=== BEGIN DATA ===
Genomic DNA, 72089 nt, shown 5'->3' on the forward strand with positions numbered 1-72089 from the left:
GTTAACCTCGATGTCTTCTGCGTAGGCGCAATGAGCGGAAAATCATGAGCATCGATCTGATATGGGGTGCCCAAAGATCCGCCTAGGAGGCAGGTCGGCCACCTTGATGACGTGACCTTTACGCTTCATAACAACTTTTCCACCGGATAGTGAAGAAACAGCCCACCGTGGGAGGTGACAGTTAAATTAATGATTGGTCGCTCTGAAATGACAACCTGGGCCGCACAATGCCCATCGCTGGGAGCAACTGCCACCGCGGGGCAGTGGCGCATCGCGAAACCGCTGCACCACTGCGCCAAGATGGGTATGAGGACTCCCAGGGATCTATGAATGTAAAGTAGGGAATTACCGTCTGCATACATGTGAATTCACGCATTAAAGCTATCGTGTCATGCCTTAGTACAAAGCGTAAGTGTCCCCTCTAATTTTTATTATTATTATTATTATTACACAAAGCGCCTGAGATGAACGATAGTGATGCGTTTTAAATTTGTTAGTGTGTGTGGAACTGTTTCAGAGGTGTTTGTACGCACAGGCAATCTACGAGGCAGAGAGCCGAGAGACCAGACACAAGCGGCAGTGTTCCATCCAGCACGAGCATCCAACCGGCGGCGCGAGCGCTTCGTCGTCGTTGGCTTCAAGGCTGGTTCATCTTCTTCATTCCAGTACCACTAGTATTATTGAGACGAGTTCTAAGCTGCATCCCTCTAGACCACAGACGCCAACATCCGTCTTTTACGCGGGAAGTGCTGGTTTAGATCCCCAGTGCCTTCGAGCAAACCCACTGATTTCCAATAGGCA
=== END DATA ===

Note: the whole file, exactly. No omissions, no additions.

Genomic DNA, 72089 nt, shown 5'->3' on the forward strand with positions numbered 1-72089 from the left:
GTTAACCTCGATGTCTTCTGCGTAGGCGCAATGAGCGGAAAATCATGAGCATCGATCTGATATGGGGTGCCCAAAGATCCGCCTAGGAGGCAGGTCGGCCACCTTGATGACGTGACCTTTACGCTTCATAACAACTTTTCCACCGGATAGTGAAGAAACAGCCCACCGTGGGAGGTGACAGTTAAATTAATGATTGGTCGCTCTGAAATGACAACCTGGGCCGCACAATGCCCATCGCTGGGAGCAACTGCCACCGCGGGGCAGTGGCGCATCGCGAAACCGCTGCACCACTGCGCCAAGATGGGTATGAGGACTCCCAGGGATCTATGAATGTAAAGTAGGGAATTACCGTCTGCATACATGTGAATTCACGCATTAAAGCTATCGTGTCATGCCTTAGTACAAAGCGTAAGTGTCCCCTCTAATTTTTATTATTATTATTATTATTACACAAAGCGCCTGAGATGAACGATAGTGATGCGTTTTAAATTTGTTAGTGTGTGTGGAACTGTTTCAGAGGTGTTTGTACGCACAGGCAATCTACGAGGCAGAGAGCCGAGAGACCAGACACAAGCGGCAGTGTTCCATCCAGCACGAGCATCCAACCGGCGGCGCGAGCGCTTCGTCGTCGTTGGCTTCAAGGCTGGTTCATCTTCTTCATTCCAGTACCACTAGTATTATTGAGACGAGTTCTAAGCTGCATCCCTCTAGACCACAGACGCCAACATCCGTCTTTTACGCGGGAAGTGCTGGTTTAGATCCCCAGTGCCTTCGAGCAAACCCACTGATTTCCAATAGGCA